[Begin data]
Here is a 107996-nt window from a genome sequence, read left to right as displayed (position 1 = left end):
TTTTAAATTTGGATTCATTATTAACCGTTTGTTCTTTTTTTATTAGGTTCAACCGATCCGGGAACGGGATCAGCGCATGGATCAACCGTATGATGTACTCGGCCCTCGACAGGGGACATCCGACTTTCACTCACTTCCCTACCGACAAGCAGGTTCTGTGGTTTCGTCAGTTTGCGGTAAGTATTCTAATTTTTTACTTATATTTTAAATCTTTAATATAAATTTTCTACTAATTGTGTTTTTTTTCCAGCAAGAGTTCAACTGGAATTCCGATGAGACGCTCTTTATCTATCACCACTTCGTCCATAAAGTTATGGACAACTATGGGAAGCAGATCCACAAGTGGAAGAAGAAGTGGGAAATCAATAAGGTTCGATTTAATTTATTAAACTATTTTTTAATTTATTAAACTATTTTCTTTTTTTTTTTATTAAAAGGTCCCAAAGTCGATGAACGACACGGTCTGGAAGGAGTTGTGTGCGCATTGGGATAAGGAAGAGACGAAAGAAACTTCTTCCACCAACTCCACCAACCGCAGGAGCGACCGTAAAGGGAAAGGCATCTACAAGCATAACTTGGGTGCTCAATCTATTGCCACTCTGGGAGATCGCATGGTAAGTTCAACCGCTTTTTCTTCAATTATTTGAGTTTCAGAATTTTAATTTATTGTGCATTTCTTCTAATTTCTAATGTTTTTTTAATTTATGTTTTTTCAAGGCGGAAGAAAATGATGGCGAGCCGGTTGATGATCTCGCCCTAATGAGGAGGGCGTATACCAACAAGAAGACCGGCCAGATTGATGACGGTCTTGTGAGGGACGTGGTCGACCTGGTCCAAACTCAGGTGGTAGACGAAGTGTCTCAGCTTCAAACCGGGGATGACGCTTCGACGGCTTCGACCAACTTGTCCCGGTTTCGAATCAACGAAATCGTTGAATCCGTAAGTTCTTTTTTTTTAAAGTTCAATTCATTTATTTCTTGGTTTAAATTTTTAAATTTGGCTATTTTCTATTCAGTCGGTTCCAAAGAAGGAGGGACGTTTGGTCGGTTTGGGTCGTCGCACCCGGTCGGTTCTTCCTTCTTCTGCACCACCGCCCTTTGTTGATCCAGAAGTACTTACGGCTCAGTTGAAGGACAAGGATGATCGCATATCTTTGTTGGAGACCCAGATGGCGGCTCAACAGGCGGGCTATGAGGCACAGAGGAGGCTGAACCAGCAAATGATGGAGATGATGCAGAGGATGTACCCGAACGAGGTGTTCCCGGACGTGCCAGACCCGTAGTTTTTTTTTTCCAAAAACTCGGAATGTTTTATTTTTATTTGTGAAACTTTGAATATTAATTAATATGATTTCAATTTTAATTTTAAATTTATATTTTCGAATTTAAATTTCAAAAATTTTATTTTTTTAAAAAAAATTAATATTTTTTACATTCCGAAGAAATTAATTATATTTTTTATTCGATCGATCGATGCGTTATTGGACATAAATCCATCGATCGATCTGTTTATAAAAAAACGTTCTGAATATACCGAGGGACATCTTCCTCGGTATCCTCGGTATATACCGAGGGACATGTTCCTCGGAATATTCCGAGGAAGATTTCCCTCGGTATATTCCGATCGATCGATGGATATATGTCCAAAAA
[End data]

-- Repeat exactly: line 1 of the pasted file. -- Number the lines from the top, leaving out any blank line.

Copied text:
Here is a 107996-nt window from a genome sequence, read left to right as displayed (position 1 = left end):